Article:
A few days after our son, Nico, was born, we had to rush him to the hospital with a fever. The long and the short of it is that we had to be admitted to the children’s ward for a few days because the spinal tap showed he was positive for Spinal Meningitis.
Once I moved past the shock and horror and the tremors had abated long enough for me to calm down and think as clearly as I could over the course of the next five days, I did what I normally do in situations where I lose control and have to watch something hard transpire.
I shut down.
I sat there like a mute, holding my baby boy, alternating between tortured heaving sobs and the still, quiet kind of tears. The strong and steady ones that leave a path of wetness against the dry, unmoisturized skin of your face to fall on the blanket below you.
Drip. Drip. Falling on the blanket and leaving behind a wet patch on the receiving blanket that Nico was wrapped in.
I remember the cute little doctor walking into the room, the physician who would be working with us over the next few days to determine if his meningitis was viral (bad, but manageable) or bacterial (So bad. So very, very bad for a baby who weighed so little and was four weeks early). Dr. Shah was her name.
She took inventory of the room and observed my husband, John, the most Indian looking half-Italian and half-Puerto Rican descended man most people have met outside of Eric Estrada. She next saw my older sister, Kusum, who looked like she was trying to be the calm in this storm, but she wasn’t fooling anybody with the look on her face.
She then turned her attention towards me. I looked exhausted. Since being given the news, I felt like I had been punched in the gut and sat hunched over, holding my child to my chest, just praying they would not take him away from me. It felt impossible that I had managed to keep him safe for 8 long months in my belly, to only make him sick days after giving him life in this world.
What kind of mother was I?
“Hello,” the young female Doctor marched in. She extended her hand to my husband and then to my sister, “I’m Dr. Shah.”
She then turned to me and bent down with her hands on her knees and said really slowly, “Do you speak English?”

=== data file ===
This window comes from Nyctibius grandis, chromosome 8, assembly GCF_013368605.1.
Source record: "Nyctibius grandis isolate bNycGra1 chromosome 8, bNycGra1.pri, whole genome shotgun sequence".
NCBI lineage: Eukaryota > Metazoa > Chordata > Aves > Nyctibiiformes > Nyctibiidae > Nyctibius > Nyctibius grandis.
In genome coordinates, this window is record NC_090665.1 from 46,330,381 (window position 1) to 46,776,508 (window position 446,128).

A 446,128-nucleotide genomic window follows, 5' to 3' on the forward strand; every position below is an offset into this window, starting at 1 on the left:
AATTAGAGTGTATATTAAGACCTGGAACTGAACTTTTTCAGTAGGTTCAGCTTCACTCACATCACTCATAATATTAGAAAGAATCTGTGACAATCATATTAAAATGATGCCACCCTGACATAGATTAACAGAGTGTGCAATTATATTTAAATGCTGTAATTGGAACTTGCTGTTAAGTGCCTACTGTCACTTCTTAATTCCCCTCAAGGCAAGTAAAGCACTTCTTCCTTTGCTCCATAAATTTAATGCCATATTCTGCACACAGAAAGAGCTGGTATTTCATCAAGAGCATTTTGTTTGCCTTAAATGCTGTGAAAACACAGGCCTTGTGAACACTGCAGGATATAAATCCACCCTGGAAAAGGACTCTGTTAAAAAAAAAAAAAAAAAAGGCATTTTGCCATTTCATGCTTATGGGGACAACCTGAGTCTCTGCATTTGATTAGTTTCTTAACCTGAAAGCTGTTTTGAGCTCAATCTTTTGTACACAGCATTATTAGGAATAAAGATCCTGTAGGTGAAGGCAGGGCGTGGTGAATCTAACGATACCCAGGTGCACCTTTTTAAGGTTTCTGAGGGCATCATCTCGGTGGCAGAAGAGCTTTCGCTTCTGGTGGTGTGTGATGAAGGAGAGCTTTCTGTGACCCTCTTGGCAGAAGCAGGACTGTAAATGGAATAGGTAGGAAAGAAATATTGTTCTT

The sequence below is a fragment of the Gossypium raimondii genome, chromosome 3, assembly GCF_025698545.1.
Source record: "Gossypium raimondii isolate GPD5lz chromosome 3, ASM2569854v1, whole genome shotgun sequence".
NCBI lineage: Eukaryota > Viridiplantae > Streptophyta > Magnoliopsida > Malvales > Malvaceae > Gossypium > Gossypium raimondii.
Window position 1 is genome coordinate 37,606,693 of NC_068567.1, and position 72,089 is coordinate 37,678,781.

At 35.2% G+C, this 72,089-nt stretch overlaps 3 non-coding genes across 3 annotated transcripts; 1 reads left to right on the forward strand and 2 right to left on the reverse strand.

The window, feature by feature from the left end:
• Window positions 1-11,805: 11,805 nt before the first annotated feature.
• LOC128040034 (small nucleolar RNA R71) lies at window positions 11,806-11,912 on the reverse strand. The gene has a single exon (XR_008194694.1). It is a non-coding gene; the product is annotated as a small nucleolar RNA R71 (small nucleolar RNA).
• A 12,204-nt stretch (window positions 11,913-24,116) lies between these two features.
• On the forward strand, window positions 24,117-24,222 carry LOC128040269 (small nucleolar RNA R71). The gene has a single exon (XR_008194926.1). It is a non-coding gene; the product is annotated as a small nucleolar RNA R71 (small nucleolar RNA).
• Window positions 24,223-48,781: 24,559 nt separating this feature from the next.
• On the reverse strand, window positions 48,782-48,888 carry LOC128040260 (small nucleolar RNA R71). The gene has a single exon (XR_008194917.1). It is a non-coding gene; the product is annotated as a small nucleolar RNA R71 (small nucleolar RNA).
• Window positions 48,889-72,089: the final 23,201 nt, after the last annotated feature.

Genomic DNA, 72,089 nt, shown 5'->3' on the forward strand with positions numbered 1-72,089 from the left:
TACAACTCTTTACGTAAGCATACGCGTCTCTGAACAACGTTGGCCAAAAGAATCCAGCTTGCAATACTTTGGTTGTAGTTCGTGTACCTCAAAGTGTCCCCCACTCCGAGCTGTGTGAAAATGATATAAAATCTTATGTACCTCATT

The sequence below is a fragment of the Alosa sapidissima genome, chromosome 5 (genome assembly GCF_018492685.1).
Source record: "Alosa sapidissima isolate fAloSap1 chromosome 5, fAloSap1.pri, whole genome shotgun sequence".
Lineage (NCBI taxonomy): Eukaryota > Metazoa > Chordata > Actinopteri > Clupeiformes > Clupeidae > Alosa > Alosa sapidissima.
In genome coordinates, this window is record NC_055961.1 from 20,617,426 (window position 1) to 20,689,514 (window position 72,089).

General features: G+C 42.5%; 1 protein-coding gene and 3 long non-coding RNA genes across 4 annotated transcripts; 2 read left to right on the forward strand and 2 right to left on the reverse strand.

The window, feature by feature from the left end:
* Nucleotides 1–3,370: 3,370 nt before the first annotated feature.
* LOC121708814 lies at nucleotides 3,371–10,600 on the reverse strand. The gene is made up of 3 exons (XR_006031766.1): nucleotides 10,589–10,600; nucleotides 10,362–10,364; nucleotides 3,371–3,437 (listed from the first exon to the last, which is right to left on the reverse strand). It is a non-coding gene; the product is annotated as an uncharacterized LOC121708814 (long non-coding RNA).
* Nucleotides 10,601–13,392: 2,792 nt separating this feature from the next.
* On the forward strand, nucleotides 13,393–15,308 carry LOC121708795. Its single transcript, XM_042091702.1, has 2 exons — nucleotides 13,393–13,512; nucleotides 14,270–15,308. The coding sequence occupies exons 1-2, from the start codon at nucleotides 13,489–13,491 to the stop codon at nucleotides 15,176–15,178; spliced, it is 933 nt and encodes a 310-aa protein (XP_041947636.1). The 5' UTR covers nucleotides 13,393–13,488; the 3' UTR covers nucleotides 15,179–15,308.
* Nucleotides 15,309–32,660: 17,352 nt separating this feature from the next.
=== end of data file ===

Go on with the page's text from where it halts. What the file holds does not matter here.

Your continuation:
Well, I guess it was nice of her to check, but to this day, I am still not quite sure what made her ask me if I could speak my native language.
I nodded my head. I wasn’t sure whether to say, “Si,” “Oui” or “WTF?”
“Good, good,” she nodded her head. “And where are you from?”
I know she what she wanted. You see, Indians will often ask each other, “Where are you from?” to really mean, “What part of that honking big country is your family from?” This helps us size each other up and immediately gives us license to make vague generalizations about each other like, “Oh, her family must be cheap” or “Oh, those people are usually rich, but major wankers.”
“New Jersey,” I said. “Exit 10.”
Take that, Dr. Shah. From her last name, I already was able to guess that she was maybe a vegetarian, she spoke the Indian language, Gujarati, and that she used a lot of coconut in her recipes, because that’s how her people roll. (And by the way, they make rockin’ food).
But really, she was just as American as me. Which of course is very confusing, because most people ask me just that when they meet me, “Where are you from?” And of course they don’t care to know the answer of New Jersey.
But I can’t really hold that against them.
Nico and I were transported on one of those little hospital beds from the Emergency Room to the Children’s Ward. If you want to hear more about what happened there, I wrote a post about it a few years ago, still fresh from the trauma and still overwhelmed by how close we were to life taking a very different turn for us.
But I think about that question, “Where are you from?” quite often. I also wondered why I bristled so deeply when the young Doctor assumed, either through a combination of my disheveled appearance and my Indian heritage that I wouldn’t speak English.
Maybe because that day, I didn’t want things separating me from anyone. I just wanted to be a mother, with no other labels or perceptions tied to me. Just a mother who was feeling lost and wanted a doctor to understand where I was coming from.
I was coming from a place called “Motherhood.” It’s a sometimes sketchy part of town and you don’t want to always go there at night. You could have your diaper bag stolen right from your shoulder if you carry the right kinds of snacks in it. It’s a place where no matter what language you speak, a mother’s fear or grief is evident and is respected.
Motherhood is a place where it is okay to throw on your most unattractive pregnancy shorts as your breasts leak with the milk your son is too weak to drink. A place where you have to rush from your home just an hour earlier, leaving behind your two year old daughter in the hands of your parents and niece.
Motherhood is rich in natural resources, including guilt. It’s a place where guilt is more abundant than even water. It’s a place that most mothers know well because we manage to banish ourselves there for all sorts of inadequacies that taunt us most days. We build massive dependencies on the abundant guilt resources which are hard to break and actually threaten our very infrastructure at times. We try to build dams around guilt so it won’t flood the rest of us, but they rarely work.
Maybe the reason I wasn’t as ok with that question I get asked so frequently, is because that day, I JUST wanted to be a mother. Lord knows most days I define myself as a mother, a professional, a daughter, a writer, a singer, a wife, a friend. An Indian.
But that day, I was just a mother caring for my sick son. And it didn’t matter where I was from. It just mattered where I was.